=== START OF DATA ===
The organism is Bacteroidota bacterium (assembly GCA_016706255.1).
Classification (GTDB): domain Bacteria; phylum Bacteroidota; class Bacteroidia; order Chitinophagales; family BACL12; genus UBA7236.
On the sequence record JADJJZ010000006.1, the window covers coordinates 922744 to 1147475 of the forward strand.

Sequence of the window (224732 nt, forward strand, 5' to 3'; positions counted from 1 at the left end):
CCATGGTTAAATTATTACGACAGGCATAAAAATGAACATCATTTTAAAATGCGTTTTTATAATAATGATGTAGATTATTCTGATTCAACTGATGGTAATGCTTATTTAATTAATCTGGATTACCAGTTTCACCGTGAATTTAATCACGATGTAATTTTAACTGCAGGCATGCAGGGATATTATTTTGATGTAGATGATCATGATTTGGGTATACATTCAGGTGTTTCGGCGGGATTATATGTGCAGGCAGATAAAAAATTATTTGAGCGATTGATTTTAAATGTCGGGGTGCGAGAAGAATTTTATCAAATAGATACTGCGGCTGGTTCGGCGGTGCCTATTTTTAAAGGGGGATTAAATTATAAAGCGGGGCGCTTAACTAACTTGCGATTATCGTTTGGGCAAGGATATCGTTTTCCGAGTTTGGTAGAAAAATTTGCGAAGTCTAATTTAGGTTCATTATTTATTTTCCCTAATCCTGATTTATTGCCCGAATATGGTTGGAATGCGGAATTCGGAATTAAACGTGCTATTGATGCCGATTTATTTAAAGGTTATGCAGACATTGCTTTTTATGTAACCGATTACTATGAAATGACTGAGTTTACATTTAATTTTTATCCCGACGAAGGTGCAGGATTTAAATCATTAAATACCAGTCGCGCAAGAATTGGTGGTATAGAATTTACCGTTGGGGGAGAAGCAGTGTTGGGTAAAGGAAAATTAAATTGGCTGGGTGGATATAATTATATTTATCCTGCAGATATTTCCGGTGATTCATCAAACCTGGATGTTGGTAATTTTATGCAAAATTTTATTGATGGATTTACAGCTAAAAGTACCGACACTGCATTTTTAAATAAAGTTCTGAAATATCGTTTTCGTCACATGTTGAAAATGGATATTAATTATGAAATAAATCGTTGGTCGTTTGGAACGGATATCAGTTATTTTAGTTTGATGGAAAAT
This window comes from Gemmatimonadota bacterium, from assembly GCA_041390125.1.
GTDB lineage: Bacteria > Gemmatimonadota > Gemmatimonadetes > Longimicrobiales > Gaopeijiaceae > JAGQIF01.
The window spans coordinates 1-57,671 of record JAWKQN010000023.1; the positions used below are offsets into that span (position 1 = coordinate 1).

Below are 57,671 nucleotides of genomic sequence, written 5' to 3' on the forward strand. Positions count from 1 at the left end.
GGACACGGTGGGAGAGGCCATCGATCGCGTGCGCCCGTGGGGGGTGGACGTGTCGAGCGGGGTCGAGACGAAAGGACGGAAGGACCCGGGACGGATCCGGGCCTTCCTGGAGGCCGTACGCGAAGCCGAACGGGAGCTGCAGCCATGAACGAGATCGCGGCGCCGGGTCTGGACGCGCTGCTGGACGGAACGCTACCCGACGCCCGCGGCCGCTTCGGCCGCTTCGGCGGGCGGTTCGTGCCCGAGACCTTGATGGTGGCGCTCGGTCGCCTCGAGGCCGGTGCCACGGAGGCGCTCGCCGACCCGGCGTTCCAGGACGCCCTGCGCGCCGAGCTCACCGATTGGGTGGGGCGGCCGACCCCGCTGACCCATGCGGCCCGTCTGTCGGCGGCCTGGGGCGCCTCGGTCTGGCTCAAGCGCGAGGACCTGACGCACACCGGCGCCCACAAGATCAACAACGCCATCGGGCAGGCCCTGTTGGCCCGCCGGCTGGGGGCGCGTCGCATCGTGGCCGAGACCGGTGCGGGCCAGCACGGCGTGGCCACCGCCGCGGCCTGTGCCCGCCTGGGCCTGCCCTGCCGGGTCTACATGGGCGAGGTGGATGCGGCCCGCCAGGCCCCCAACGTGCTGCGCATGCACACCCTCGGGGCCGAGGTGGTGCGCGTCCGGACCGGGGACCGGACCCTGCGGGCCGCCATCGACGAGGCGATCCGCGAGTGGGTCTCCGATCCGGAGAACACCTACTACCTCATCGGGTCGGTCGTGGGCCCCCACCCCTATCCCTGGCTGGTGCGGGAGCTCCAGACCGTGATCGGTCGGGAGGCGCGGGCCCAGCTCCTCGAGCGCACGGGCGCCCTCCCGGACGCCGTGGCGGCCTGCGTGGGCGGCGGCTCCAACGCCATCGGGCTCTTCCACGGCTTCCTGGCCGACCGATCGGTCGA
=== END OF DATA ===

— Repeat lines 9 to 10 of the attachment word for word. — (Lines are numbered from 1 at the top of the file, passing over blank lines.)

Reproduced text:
Below are 57,671 nucleotides of genomic sequence, written 5' to 3' on the forward strand. Positions count from 1 at the left end.
GGACACGGTGGGAGAGGCCATCGATCGCGTGCGCCCGTGGGGGGTGGACGTGTCGAGCGGGGTCGAGACGAAAGGACGGAAGGACCCGGGACGGATCCGGGCCTTCCTGGAGGCCGTACGCGAAGCCGAACGGGAGCTGCAGCCATGAACGAGATCGCGGCGCCGGGTCTGGACGCGCTGCTGGACGGAACGCTACCCGACGCCCGCGGCCGCTTCGGCCGCTTCGGCGGGCGGTTCGTGCCCGAGACCTTGATGGTGGCGCTCGGTCGCCTCGAGGCCGGTGCCACGGAGGCGCTCGCCGACCCGGCGTTCCAGGACGCCCTGCGCGCCGAGCTCACCGATTGGGTGGGGCGGCCGACCCCGCTGACCCATGCGGCCCGTCTGTCGGCGGCCTGGGGCGCCTCGGTCTGGCTCAAGCGCGAGGACCTGACGCACACCGGCGCCCACAAGATCAACAACGCCATCGGGCAGGCCCTGTTGGCCCGCCGGCTGGGGGCGCGTCGCATCGTGGCCGAGACCGGTGCGGGCCAGCACGGCGTGGCCACCGCCGCGGCCTGTGCCCGCCTGGGCCTGCCCTGCCGGGTCTACATGGGCGAGGTGGATGCGGCCCGCCAGGCCCCCAACGTGCTGCGCATGCACACCCTCGGGGCCGAGGTGGTGCGCGTCCGGACCGGGGACCGGACCCTGCGGGCCGCCATCGACGAGGCGATCCGCGAGTGGGTCTCCGATCCGGAGAACACCTACTACCTCATCGGGTCGGTCGTGGGCCCCCACCCCTATCCCTGGCTGGTGCGGGAGCTCCAGACCGTGATCGGTCGGGAGGCGCGGGCCCAGCTCCTCGAGCGCACGGGCGCCCTCCCGGACGCCGTGGCGGCCTGCGTGGGCGGCGGCTCCAACGCCATCGGGCTCTTCCACGGCTTCCTGGCCGACCGATCGGTCGA